Adverse Inference Instruction Denied in Breach of Contract Case
FiTeq, Inc. v. Venture Corp., et. al., Case No. 13-01946 (N.D. Cali., April 28, 2016) is a breach of contract case involving fraud and other business torts. Plaintiff sued Defendants, and Defendants asserted counterclaims against Plaintiff. During the pretrial stage, the parties filed various motions in limine, with Plaintiff filing five and Defendants filing six. One of Plaintiff’s motions was a motion for an adverse inference instruction against Defendants for spoliation of evidence.
Plaintiff asserts that because Defendant’s Executive VP deleted his related emails prior to the termination of an operating agreement between the parties, the jury should receive an instruction that the destroyed evidence was favorable to Plaintiff. Plaintiff also alleged that Defendants’ production of documents that could be recovered was so light that it could be inferred that other documents had been destroyed, as the VP had played an extensive role in the issues that gave rise to the lawsuit.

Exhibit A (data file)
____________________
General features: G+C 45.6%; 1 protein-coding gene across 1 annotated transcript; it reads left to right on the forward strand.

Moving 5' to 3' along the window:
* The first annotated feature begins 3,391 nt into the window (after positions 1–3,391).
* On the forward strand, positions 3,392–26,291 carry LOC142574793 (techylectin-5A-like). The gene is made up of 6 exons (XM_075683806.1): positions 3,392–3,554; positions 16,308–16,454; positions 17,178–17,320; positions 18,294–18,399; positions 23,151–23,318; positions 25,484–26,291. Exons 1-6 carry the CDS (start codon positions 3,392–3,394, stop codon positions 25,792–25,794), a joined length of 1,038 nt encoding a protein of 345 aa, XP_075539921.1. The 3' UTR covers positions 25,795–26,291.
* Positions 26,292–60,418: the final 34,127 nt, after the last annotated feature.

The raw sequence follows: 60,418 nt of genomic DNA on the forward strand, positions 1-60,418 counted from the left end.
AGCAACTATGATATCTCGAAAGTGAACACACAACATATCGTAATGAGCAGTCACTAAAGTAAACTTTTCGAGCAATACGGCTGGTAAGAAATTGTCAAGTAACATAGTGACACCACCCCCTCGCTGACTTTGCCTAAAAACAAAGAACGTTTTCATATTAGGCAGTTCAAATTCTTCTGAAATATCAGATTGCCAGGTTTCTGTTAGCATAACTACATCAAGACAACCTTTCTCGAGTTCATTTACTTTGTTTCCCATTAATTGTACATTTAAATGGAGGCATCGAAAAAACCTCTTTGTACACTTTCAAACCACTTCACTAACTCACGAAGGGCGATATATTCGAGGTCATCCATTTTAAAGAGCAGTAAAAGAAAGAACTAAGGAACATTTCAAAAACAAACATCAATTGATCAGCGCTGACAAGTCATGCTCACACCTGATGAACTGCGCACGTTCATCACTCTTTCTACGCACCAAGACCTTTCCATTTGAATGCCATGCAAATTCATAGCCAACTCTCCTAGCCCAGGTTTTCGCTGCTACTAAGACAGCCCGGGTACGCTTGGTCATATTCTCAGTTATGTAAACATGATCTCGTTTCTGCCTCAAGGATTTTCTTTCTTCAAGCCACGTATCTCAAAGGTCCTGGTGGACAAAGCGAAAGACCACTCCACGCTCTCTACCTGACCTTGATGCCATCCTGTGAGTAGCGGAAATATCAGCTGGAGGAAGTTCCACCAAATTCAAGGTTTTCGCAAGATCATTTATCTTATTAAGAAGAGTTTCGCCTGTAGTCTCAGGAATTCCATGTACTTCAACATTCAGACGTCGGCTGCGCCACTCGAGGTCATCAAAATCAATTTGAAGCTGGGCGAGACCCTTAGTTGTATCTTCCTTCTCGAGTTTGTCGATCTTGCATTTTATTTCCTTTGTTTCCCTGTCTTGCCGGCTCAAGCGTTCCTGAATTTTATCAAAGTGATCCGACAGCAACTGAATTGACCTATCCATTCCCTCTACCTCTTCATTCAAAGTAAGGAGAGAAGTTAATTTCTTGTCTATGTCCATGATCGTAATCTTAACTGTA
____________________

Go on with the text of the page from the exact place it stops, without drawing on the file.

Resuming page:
Defendants argued that they had restored and produced the emails to Plaintiff. They further argued that Plaintiff failed to take any steps to mitigate their injury, as they did not seek to depose the VP. Defendants finally argued that Plaintiff had not shown that it was prejudiced and that it had not shown any intent on Defendants’ part.
The court agreed with Defendants, finding that Plaintiff had failed to meet its burden of showing that other responsive documents once existed and that Defendants had failed to restore and produce the missing items. Therefore, the court denied the motion.